“Tinder and Grindr should not be let off the hook over such a serious and shocking lapse in care to their users,” Leech wrote on his website. He also wrote to the two companies to express his concern. Tinder never replied to his letter, Leech told me, while Grindr replied saying that it has pages about safety on its website. (It does have a “safety tips” page, which is buried several levels deep on the site, inside one of the help sections on how to use the app. The page is even harder to reach from within the app itself.)
Tony Neate, CEO of Get Safe Online, a UK-based non-profit, said that actual attacks are only part of the picture. Online dating is also the source for financial and other scams that cause emotional trauma.
“I honestly believe there is a lot more that the online dating companies can do” to protect users, Neate said, such as using phone calls or Skype to verify users’ identities. It’s surprising that more companies don’t have senior managers whose job is to concentrate on user safety, he said, and that they aren’t more transparent with their data—for example on numbers of reported incidents. No dating company has ever approached his organization for a conversation about safety, he said, and when he’s talked to them he’s found them “very defensive” on the issue.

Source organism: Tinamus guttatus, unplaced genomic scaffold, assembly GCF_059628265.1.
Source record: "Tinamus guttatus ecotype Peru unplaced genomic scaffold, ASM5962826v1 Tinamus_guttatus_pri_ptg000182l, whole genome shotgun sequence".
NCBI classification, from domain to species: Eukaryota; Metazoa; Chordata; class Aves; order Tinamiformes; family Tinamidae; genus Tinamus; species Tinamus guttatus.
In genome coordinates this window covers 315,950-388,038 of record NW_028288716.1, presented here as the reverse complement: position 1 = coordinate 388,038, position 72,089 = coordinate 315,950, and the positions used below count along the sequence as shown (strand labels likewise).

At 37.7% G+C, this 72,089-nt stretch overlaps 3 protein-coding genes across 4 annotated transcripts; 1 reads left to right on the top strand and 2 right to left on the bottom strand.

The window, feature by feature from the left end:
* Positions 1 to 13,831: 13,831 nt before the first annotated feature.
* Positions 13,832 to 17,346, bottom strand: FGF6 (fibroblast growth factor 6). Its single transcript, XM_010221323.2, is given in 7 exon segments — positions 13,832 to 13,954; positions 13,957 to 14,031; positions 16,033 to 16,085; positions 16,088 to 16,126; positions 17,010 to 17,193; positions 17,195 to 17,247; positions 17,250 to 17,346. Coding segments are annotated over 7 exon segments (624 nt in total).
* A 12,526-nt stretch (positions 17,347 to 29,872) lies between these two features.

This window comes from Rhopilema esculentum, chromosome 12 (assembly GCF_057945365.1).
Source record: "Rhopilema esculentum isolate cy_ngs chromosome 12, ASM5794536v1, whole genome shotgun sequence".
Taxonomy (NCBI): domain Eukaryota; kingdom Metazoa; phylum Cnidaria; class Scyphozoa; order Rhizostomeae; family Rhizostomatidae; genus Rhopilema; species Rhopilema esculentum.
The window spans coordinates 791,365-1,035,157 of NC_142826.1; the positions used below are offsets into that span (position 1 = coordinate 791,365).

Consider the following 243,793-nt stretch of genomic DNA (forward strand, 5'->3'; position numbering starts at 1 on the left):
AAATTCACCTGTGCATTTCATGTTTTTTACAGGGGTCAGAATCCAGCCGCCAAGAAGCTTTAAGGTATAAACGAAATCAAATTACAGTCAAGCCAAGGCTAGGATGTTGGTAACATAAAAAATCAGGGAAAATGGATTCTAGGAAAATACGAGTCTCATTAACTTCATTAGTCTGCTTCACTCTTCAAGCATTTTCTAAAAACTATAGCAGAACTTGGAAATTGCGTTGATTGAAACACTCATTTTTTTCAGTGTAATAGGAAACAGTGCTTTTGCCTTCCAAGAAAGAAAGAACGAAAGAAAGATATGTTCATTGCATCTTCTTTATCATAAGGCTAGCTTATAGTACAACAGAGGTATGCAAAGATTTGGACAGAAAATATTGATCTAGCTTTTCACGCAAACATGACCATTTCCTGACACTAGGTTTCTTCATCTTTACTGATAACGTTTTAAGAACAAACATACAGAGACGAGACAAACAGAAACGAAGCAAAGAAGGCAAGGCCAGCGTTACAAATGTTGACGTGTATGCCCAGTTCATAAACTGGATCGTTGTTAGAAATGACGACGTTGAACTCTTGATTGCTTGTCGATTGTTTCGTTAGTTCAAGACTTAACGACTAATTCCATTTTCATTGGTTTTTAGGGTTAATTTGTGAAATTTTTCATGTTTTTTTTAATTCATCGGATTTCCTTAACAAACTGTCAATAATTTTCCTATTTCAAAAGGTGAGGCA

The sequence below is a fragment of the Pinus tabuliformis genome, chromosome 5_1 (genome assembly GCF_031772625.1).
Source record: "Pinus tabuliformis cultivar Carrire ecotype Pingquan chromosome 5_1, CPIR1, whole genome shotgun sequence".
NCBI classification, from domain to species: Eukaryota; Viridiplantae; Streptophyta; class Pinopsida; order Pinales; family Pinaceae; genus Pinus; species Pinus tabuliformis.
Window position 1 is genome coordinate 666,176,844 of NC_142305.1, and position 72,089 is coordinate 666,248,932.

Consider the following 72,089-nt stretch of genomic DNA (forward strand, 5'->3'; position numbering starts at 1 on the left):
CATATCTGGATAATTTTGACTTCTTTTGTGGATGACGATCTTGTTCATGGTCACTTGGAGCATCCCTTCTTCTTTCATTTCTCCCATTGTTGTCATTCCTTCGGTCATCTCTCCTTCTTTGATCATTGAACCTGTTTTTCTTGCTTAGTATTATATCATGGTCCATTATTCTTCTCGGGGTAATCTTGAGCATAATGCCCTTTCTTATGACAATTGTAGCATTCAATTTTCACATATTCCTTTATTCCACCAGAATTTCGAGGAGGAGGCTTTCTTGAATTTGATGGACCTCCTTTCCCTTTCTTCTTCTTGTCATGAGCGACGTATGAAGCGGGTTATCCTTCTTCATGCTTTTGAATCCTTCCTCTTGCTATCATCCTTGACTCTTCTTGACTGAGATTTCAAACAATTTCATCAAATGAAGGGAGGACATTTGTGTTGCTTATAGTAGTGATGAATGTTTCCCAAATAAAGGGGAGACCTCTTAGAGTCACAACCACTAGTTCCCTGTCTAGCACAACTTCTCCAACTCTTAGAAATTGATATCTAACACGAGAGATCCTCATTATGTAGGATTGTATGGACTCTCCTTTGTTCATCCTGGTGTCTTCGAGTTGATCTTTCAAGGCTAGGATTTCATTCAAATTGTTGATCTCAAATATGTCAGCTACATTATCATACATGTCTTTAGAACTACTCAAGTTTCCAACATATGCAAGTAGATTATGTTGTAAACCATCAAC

An adequate response?
So what are dating companies doing, and is it enough?
Many dating apps offer advice somewhere on their websites on how to stay safe while online and offline. Tinder stresses the need to meet and stay in a public place, for example, while Grindr suggests its users not rush into real-world meetings and always let friends know where they’re going. A spokesperson for Grindr told the Manchester Evening News that the platform “is committed to creating a safe environment through a system of digital and human screening tools, while also encouraging users to report suspicious and threatening activities.”
Most sites also provide a way for users to report inappropriate or threatening behavior. They say they block problem users and delete fake profiles.
But when pressed, dating companies seem unwilling to talk about safety in much detail.
Grindr didn’t respond to a request for comment or details about its screening tools. A spokesperson for Tinder said that the company takes its users’ safety “very seriously,” encouraging them to be vigilant, report suspicious activity, and pay attention to the company’s online safety recommendations. But, in an echo of Match’s CEO, the spokesperson also dismissed the idea that online dating is inherently riskier than society at large. “Given our scale, we are no more immune to people with bad intentions than any other place where people meet, whether it’s a pub, a bookstore, or on social media,” the spokesperson said. As we’ve seen, there are no data to back up this claim.
Bumble, a dating app predicated on putting women more in charge of online interaction, claims on its site that “Connecting has never been more fun, safe, or awesome.” The site, however, has no safety advice for dating that I could find, and I exchanged emails with Bumble’s PR team for weeks without the company ever providing comment.